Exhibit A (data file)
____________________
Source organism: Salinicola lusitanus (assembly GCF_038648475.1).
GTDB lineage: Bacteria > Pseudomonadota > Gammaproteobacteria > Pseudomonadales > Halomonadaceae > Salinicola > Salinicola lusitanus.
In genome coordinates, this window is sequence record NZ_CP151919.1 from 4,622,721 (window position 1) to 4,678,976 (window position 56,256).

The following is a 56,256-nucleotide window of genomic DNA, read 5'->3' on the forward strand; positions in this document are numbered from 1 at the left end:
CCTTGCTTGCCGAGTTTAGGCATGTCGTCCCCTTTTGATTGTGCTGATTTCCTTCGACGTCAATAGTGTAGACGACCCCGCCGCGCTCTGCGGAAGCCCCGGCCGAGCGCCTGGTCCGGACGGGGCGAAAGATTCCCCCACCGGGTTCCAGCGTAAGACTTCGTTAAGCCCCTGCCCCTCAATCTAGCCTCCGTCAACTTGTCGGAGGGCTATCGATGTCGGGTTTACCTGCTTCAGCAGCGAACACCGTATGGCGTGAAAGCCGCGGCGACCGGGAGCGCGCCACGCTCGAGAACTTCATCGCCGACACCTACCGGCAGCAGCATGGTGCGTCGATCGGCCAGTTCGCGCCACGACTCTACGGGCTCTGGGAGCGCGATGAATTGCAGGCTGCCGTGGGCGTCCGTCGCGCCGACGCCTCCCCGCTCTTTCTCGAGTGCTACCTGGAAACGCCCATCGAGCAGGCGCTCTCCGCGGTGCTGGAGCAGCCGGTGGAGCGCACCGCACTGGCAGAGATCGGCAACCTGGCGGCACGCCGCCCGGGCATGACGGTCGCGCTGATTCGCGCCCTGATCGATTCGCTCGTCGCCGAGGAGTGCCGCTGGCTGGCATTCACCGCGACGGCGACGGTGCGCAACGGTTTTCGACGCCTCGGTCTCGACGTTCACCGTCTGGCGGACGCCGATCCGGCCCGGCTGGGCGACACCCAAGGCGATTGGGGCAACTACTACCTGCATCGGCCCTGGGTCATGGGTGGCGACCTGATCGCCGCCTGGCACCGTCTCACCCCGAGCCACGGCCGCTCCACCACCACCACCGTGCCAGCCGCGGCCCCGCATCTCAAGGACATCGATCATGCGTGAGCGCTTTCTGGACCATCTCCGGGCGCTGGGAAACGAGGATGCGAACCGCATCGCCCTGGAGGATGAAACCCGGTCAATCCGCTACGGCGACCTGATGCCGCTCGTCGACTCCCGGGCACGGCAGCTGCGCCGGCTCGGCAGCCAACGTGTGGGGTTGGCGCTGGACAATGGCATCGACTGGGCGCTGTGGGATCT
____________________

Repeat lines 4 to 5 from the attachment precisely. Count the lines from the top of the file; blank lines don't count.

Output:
The following is a 56,256-nucleotide window of genomic DNA, read 5'->3' on the forward strand; positions in this document are numbered from 1 at the left end:
CCTTGCTTGCCGAGTTTAGGCATGTCGTCCCCTTTTGATTGTGCTGATTTCCTTCGACGTCAATAGTGTAGACGACCCCGCCGCGCTCTGCGGAAGCCCCGGCCGAGCGCCTGGTCCGGACGGGGCGAAAGATTCCCCCACCGGGTTCCAGCGTAAGACTTCGTTAAGCCCCTGCCCCTCAATCTAGCCTCCGTCAACTTGTCGGAGGGCTATCGATGTCGGGTTTACCTGCTTCAGCAGCGAACACCGTATGGCGTGAAAGCCGCGGCGACCGGGAGCGCGCCACGCTCGAGAACTTCATCGCCGACACCTACCGGCAGCAGCATGGTGCGTCGATCGGCCAGTTCGCGCCACGACTCTACGGGCTCTGGGAGCGCGATGAATTGCAGGCTGCCGTGGGCGTCCGTCGCGCCGACGCCTCCCCGCTCTTTCTCGAGTGCTACCTGGAAACGCCCATCGAGCAGGCGCTCTCCGCGGTGCTGGAGCAGCCGGTGGAGCGCACCGCACTGGCAGAGATCGGCAACCTGGCGGCACGCCGCCCGGGCATGACGGTCGCGCTGATTCGCGCCCTGATCGATTCGCTCGTCGCCGAGGAGTGCCGCTGGCTGGCATTCACCGCGACGGCGACGGTGCGCAACGGTTTTCGACGCCTCGGTCTCGACGTTCACCGTCTGGCGGACGCCGATCCGGCCCGGCTGGGCGACACCCAAGGCGATTGGGGCAACTACTACCTGCATCGGCCCTGGGTCATGGGTGGCGACCTGATCGCCGCCTGGCACCGTCTCACCCCGAGCCACGGCCGCTCCACCACCACCACCGTGCCAGCCGCGGCCCCGCATCTCAAGGACATCGATCATGCGTGAGCGCTTTCTGGACCATCTCCGGGCGCTGGGAAACGAGGATGCGAACCGCATCGCCCTGGAGGATGAAACCCGGTCAATCCGCTACGGCGACCTGATGCCGCTCGTCGACTCCCGGGCACGGCAGCTGCGCCGGCTCGGCAGCCAACGTGTGGGGTTGGCGCTGGACAATGGCATCGACTGGGCGCTGTGGGATCT